When they are given the hats, they must look at their colleagues and figure out in which group \([S]\) their hat sequence belongs. Then, they will recall the sequence they all memorized from that group and each mathematician will say that their hat is of the colour corresponding to their position on the memorized sequence. By definition, only a finite number of mathematicians guesses wrong because the sequence they will recreate and the real sequence are alike, i.e. they differ only in a finite number of positions.
]]>Can you prove that there are arbitrarily many primes in arbitrarily big intervals?
The problem statement asks you to prove that for any positive integer number \(k\) you can think of, there will be a certain lower bound \(n_0\) (that depends on \(k\)) such that for any integer \(n \geq n_0\), there is an interval of length \(n\) that contains exactly \(k\) primes. (When we talk about the length of the interval, we are talking about how many integers it contains.)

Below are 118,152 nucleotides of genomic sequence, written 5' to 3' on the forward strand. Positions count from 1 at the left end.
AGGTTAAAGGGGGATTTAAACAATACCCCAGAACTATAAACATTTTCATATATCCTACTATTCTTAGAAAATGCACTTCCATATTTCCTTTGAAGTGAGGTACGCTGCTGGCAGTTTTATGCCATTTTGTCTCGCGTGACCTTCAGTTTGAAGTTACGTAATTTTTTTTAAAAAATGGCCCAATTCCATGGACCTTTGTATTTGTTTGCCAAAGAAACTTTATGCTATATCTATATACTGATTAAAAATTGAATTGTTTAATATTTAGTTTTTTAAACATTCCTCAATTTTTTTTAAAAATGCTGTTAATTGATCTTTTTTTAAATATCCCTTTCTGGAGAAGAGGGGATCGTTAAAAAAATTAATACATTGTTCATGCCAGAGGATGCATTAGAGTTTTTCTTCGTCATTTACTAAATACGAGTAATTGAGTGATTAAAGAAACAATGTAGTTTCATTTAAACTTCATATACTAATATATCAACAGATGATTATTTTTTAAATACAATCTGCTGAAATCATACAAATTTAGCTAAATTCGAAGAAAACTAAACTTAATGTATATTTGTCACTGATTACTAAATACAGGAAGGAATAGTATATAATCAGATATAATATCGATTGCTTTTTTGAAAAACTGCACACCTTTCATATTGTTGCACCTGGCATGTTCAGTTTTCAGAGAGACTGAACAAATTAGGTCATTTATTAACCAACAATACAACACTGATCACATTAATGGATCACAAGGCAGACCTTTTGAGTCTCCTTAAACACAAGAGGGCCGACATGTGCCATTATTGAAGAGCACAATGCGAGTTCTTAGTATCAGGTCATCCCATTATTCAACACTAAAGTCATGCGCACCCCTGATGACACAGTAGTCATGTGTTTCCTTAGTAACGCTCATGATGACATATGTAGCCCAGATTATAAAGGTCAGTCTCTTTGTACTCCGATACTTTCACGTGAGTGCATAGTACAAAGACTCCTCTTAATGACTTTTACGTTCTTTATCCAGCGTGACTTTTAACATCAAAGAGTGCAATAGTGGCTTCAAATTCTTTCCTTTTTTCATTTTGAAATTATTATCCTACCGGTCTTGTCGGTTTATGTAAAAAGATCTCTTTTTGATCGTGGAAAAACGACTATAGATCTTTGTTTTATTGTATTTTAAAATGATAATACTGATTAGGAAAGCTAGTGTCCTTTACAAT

If the statement confused you a bit, that is ok. Let me rephrase it.
You and I will play a game. I will think of a positive integer \(k\). Now, your job is to come up with another positive integer \(n_0\) such that, if I pick a number \(n\) greater than \(n_0\), you can always find an interval of size \(n\) that contains \(k\) primes.
For example, if I thought of \(k = 5\), you could not pick \(n_0 = 4\). Why not? Because if I pick \(n = 4\), there is no interval of length \(4\) that contains \(5\) prime numbers... Especially because an interval of length \(4\) contains only \(4\) integers!
This problem was posed to me by my mathematician cousin and I confess that worried me a bit. Funnily enough, the problem has a surprisingly simple solution. (I am not saying you will get there easily. I am just saying that once you do, you will realise the solution was not very complicated.)
Give it some thought!
Remember:
Congratulations 🎉 to everyone who managed to solve this problem: Congratulations to you if you managed to solve this problem correctly! If you did, feel free to
If you managed to solve this problem, you can add your name to the list! You can also email me your solution and we can discuss it.
A thing I like about this problem is that not only can you prove that interesting statement about the prime numbers, but you can also determine exactly what the lower bound \(n_0\) is.
Let us say that \(p_k\) is the \(k\)-th prime. Then, if we set \(n_0 = p_k\), we are good to go. Let me show you why.